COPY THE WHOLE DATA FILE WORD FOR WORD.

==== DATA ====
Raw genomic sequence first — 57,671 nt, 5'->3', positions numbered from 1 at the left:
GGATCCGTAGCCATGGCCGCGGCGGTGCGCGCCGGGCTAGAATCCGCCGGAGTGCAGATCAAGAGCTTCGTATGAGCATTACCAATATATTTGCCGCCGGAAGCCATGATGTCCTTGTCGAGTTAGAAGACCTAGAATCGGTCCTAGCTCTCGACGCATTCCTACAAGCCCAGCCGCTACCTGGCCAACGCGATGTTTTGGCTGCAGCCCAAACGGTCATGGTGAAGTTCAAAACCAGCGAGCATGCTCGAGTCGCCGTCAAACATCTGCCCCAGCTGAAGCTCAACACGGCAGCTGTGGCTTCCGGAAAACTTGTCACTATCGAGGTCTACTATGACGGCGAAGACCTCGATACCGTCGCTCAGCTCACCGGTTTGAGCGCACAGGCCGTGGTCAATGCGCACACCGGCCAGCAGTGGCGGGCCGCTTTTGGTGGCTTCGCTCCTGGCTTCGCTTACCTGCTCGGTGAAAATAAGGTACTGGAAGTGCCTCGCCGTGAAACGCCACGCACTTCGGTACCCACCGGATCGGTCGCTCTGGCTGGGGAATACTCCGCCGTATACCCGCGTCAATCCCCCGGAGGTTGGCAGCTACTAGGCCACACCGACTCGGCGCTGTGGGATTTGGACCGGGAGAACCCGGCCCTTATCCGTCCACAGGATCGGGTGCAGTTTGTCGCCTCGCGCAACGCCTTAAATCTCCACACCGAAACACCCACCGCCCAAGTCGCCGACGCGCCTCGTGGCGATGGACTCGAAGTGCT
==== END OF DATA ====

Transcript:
Raw genomic sequence first — 57,671 nt, 5'->3', positions numbered from 1 at the left:
GGATCCGTAGCCATGGCCGCGGCGGTGCGCGCCGGGCTAGAATCCGCCGGAGTGCAGATCAAGAGCTTCGTATGAGCATTACCAATATATTTGCCGCCGGAAGCCATGATGTCCTTGTCGAGTTAGAAGACCTAGAATCGGTCCTAGCTCTCGACGCATTCCTACAAGCCCAGCCGCTACCTGGCCAACGCGATGTTTTGGCTGCAGCCCAAACGGTCATGGTGAAGTTCAAAACCAGCGAGCATGCTCGAGTCGCCGTCAAACATCTGCCCCAGCTGAAGCTCAACACGGCAGCTGTGGCTTCCGGAAAACTTGTCACTATCGAGGTCTACTATGACGGCGAAGACCTCGATACCGTCGCTCAGCTCACCGGTTTGAGCGCACAGGCCGTGGTCAATGCGCACACCGGCCAGCAGTGGCGGGCCGCTTTTGGTGGCTTCGCTCCTGGCTTCGCTTACCTGCTCGGTGAAAATAAGGTACTGGAAGTGCCTCGCCGTGAAACGCCACGCACTTCGGTACCCACCGGATCGGTCGCTCTGGCTGGGGAATACTCCGCCGTATACCCGCGTCAATCCCCCGGAGGTTGGCAGCTACTAGGCCACACCGACTCGGCGCTGTGGGATTTGGACCGGGAGAACCCGGCCCTTATCCGTCCACAGGATCGGGTGCAGTTTGTCGCCTCGCGCAACGCCTTAAATCTCCACACCGAAACACCCACCGCCCAAGTCGCCGACGCGCCTCGTGGCGATGGACTCGAAGTGCT